Pérotin Viderunt omnes
Piers Hellawell True beautie – Saphire
Arvo Pärt And One of the Pharisees…
Roger Marsh Death of Yorick
Sheryngham Ah, gentle Jesu
Arvo Pärt Most Holy Mother of God
Anonymous There is no rose
Anonymous Marvel not Joseph
Anonymous Lullay, lullow
15th-century English carol Ecce quod natura
Heiner Goebbels Excursion into the Mountains
The Hilliard Ensemble
The Hilliard Ensemble has been together for forty years, making their final farewell concert at London’s Wigmore Hall something of a momentous occasion. Though its members have changed over the years, this all-male vocal quartet have remained champions of both early music and works by living composers throughout their extensive performing career.
The programming for Saturday night’s concert reflected this, ranging from the earliest surviving music to contemporary pieces. The evening opened with Pérotin’s Viderunt omnes, which, according to the programme notes, is the first four-voice work (though omitting to say that it is the first known surviving four-voice work is rather misleading). The work is highly melismatic, meaning that many notes can be written for a single syllable. The first syllable, for example, ‘vi’ lasts for eighteen bars. The Hilliards were in no rush to get through the words and indulged in their own sound.
Their sound is certainly distinctive. In their pre-concert talk, the Hilliards explained that they never aimed for a ‘Hilliard sound’. They were, however, the first professional group to sing with minimal vibrato. What is most astonishing is that though each voice maintains its own strange eccentricities, they still blend as an ensemble.
It would be easy for the Hilliards to get carried away with their sound and pay little attention to the words they are singing. Yet when a greater subservience to the text was required, they were eager to bring out the narrative. It was the story in Roger Marsh’s Death of Yorick, and the dialogue between Jesus and the sinner in Sheryngham’s Ah, gentle Jesu that was most important. As old cathedral choir singers, the Hilliards have tended to avoid dramatic works. But their performance of Excursion into the Mountains, an extract from Heiner Goebbels’ music drama I went to the house but did not enter, offered a glimpse of what might have been if the Hilliards had taken another direction. They sung from memory (something they admitted they rarely do) and enjoyed the more direct contact with the audience.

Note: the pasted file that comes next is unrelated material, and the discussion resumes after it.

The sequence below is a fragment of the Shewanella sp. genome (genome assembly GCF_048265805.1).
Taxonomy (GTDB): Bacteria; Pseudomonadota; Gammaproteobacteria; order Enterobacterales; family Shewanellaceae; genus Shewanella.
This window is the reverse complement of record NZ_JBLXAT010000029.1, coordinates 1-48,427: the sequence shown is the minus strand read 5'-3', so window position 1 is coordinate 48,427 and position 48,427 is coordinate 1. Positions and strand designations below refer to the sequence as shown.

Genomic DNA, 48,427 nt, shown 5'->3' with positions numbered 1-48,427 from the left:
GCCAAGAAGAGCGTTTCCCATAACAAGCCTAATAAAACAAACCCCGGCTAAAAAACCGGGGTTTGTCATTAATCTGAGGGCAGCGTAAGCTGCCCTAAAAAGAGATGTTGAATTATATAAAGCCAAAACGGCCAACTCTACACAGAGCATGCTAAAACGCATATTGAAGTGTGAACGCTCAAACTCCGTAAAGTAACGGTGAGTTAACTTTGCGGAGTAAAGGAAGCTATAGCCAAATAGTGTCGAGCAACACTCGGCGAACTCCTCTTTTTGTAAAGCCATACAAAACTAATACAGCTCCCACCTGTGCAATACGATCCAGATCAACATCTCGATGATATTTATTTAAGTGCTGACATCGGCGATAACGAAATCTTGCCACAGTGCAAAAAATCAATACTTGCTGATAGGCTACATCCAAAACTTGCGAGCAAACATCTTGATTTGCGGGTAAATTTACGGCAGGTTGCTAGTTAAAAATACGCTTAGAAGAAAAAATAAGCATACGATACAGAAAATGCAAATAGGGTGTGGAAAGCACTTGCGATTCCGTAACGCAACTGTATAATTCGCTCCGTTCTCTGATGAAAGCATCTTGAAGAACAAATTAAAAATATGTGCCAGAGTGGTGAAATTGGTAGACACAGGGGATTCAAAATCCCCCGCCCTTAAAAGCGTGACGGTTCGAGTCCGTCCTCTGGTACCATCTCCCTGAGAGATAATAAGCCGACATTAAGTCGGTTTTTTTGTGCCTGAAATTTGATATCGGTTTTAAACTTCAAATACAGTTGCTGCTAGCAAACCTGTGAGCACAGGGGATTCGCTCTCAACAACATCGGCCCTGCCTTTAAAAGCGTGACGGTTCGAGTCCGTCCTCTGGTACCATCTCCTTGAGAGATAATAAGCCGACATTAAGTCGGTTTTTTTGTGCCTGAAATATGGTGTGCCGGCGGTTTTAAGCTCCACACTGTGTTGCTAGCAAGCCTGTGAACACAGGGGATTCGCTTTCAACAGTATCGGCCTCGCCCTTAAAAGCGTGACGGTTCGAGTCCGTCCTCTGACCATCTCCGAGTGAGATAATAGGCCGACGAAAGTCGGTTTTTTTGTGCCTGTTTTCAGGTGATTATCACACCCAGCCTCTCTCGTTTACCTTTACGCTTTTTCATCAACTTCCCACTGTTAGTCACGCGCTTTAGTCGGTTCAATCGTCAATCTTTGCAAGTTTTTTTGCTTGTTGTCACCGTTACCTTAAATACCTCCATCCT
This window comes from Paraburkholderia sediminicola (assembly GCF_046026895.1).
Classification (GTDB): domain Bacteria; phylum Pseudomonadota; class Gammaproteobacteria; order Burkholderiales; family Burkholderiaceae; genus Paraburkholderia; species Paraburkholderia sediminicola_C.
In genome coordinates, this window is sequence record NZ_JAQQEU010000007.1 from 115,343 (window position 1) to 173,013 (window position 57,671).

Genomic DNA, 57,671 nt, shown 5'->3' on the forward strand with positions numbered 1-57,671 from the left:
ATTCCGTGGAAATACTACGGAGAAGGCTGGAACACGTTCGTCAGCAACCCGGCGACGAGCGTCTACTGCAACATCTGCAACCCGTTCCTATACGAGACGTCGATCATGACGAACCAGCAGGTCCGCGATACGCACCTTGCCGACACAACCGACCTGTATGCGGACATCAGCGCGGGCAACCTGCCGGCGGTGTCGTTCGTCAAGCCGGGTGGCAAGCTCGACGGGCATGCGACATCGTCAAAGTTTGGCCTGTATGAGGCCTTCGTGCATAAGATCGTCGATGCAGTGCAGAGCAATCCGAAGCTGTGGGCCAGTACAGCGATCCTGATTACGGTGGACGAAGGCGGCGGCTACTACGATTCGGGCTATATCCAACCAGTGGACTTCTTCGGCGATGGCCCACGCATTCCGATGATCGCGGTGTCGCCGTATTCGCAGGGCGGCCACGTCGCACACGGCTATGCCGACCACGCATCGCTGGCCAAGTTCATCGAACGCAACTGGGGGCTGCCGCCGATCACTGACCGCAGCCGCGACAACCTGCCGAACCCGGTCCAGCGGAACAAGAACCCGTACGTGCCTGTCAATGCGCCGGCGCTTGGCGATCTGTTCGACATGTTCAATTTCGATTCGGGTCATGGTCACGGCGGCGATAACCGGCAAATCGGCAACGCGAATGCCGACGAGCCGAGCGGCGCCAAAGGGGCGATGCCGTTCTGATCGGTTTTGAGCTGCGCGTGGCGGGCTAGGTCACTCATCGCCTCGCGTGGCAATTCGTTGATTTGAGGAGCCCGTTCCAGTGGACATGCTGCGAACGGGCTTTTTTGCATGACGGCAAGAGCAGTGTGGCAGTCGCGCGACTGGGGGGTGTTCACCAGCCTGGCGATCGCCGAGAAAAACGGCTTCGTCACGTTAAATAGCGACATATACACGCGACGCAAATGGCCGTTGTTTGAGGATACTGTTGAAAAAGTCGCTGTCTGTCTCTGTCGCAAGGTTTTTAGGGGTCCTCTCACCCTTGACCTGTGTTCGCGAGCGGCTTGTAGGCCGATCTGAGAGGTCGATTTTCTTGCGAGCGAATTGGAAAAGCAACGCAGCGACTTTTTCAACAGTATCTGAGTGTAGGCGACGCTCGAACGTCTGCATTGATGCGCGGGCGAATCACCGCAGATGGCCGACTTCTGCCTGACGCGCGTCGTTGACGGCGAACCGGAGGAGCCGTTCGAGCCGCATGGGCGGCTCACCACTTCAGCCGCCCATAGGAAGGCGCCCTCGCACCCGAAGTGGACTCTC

The concert would not have been complete without Arvo Pärt. The Hilliards have been long-standing collaborators with the Estonian composer who is known for his stripped-down, minimalist music. Pärt’s music may be simple, but the Hilliards were wonderfully resonant in And One of the Pharisees… with some incredibly low notes from baritone Gordon Jones. Dissonances added colour and were satisfyingly jarring. Most Holy Mother of God consists of a plea to Mary to ‘save us’, repeated eighteen times, from which the Hilliards drew considerable variety from. Though there were changes in dynamic, these were kept subtle and were never overdone. In this prayer to the mother of God it was not the Hilliards nor Pärt’s music, but Mary who was the focus.
A single final farewell concert can hardly do justice to a prolific career spanning forty years. Though it was a momentous occasion, the concert itself was not. The Hilliards are not suited to nostalgia. They are at their best when working with composers, or thinking of interesting way of performing very old repertoire, rather than reminiscing on their past achievements. The audience were nevertheless were rapturous. And so they should be, for this was their final chance to celebrate those very achievements.